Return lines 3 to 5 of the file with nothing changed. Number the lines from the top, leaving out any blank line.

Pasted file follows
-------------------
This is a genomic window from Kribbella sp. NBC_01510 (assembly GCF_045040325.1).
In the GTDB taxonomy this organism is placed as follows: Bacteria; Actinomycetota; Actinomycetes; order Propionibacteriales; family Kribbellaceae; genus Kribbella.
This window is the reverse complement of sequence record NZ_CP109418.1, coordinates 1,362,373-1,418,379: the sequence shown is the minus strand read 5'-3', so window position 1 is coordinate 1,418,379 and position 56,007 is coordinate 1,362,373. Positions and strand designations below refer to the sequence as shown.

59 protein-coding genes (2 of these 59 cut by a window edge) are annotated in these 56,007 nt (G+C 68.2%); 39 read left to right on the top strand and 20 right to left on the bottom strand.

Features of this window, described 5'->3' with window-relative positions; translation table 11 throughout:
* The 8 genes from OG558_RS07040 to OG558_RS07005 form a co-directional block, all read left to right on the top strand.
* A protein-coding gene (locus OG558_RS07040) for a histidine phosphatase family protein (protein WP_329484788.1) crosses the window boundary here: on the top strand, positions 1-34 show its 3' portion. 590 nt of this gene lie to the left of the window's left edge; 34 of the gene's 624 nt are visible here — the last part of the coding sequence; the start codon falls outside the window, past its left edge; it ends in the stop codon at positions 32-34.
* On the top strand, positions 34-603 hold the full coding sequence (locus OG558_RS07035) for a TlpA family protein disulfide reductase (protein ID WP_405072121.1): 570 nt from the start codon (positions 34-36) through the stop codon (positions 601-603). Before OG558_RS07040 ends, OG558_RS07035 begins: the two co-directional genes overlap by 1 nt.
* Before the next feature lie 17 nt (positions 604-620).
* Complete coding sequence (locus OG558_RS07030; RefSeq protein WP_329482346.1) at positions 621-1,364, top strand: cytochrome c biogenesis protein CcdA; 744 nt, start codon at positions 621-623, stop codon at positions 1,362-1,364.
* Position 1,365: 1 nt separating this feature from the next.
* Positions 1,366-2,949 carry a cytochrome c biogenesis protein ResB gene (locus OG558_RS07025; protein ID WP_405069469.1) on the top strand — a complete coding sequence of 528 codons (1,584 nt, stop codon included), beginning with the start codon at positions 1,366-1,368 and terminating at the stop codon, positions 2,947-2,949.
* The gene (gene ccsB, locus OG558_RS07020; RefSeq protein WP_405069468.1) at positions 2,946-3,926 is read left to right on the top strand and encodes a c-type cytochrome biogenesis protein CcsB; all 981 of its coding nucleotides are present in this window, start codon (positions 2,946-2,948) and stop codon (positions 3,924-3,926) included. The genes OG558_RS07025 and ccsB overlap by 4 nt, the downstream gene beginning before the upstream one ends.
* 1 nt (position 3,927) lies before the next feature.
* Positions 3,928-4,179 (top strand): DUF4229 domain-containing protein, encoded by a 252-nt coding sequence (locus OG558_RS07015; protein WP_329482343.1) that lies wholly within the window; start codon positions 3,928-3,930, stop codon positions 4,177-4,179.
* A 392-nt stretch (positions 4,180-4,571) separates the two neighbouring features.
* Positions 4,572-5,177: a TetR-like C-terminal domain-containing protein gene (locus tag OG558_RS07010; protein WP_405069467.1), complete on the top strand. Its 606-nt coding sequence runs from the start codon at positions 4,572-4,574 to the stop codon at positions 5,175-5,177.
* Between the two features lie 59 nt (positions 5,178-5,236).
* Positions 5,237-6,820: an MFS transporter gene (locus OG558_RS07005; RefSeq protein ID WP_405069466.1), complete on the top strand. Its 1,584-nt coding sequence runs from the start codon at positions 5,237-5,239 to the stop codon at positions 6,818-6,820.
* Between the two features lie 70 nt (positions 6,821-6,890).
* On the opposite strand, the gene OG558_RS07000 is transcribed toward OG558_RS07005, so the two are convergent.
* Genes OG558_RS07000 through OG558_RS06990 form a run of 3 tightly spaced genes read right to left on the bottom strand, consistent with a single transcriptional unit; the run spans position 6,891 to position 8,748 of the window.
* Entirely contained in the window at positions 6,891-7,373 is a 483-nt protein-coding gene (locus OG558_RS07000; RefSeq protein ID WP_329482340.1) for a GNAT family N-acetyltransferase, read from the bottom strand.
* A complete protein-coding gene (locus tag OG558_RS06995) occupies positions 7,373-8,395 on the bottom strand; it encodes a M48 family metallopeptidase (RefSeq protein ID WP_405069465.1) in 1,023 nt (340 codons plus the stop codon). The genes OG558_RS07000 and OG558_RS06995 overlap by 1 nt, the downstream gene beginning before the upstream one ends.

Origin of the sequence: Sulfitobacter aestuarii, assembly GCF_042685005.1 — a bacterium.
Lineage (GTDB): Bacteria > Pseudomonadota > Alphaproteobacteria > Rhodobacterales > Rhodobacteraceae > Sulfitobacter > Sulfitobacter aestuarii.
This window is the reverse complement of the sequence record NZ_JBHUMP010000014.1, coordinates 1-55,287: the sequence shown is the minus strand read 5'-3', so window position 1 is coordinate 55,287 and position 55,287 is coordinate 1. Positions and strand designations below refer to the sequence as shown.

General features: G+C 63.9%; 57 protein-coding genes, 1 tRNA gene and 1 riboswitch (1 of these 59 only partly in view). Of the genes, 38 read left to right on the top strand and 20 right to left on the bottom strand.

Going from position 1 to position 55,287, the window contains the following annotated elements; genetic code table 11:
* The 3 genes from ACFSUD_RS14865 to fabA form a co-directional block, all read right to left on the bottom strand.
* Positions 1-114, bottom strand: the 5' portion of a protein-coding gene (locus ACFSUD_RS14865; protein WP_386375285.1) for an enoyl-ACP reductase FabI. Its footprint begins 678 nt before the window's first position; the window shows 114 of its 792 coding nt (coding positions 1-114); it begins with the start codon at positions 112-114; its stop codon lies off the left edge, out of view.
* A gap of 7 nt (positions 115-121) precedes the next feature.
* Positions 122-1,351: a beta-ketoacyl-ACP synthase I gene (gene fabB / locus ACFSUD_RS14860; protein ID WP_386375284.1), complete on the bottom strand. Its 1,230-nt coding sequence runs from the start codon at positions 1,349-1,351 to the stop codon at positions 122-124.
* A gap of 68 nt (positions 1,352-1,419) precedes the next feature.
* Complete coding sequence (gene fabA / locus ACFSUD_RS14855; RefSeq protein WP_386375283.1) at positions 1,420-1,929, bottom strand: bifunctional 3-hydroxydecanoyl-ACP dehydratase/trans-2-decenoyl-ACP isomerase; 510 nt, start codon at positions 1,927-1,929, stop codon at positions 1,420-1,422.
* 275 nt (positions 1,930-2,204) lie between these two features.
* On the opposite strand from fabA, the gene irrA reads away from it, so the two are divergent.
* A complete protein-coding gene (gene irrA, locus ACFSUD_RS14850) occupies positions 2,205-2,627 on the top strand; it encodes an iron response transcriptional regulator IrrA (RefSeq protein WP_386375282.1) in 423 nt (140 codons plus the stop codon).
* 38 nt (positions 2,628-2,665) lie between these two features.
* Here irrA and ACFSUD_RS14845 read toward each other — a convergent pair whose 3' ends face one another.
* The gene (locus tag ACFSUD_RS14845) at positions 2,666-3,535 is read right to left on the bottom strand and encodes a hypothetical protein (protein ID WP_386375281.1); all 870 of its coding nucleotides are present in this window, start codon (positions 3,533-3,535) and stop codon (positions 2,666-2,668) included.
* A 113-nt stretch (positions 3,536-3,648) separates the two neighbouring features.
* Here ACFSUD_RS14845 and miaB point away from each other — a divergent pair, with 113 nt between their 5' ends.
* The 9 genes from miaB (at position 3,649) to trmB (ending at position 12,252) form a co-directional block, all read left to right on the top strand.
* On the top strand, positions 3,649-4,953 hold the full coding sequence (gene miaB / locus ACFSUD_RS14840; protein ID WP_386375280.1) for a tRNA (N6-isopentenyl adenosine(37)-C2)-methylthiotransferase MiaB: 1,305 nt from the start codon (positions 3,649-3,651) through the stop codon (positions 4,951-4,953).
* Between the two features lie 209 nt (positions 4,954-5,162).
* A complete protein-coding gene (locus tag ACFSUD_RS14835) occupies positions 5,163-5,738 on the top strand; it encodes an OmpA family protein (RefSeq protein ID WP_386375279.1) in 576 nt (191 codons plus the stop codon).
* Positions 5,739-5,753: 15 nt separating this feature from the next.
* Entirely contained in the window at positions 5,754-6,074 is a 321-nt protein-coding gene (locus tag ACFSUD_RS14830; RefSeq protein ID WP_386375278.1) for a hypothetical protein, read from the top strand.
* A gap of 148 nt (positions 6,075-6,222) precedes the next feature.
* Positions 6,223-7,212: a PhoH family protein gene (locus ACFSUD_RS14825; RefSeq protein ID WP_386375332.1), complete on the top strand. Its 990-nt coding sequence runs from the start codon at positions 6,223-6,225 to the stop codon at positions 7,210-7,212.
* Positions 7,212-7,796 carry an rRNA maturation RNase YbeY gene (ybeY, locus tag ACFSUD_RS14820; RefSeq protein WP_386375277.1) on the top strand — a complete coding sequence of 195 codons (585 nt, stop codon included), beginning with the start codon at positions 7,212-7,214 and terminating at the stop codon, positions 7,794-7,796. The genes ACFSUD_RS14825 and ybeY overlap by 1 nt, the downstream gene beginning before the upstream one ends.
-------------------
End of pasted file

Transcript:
This window is the reverse complement of sequence record NZ_CP109418.1, coordinates 1,362,373-1,418,379: the sequence shown is the minus strand read 5'-3', so window position 1 is coordinate 1,418,379 and position 56,007 is coordinate 1,362,373. Positions and strand designations below refer to the sequence as shown.

59 protein-coding genes (2 of these 59 cut by a window edge) are annotated in these 56,007 nt (G+C 68.2%); 39 read left to right on the top strand and 20 right to left on the bottom strand.

Features of this window, described 5'->3' with window-relative positions; translation table 11 throughout: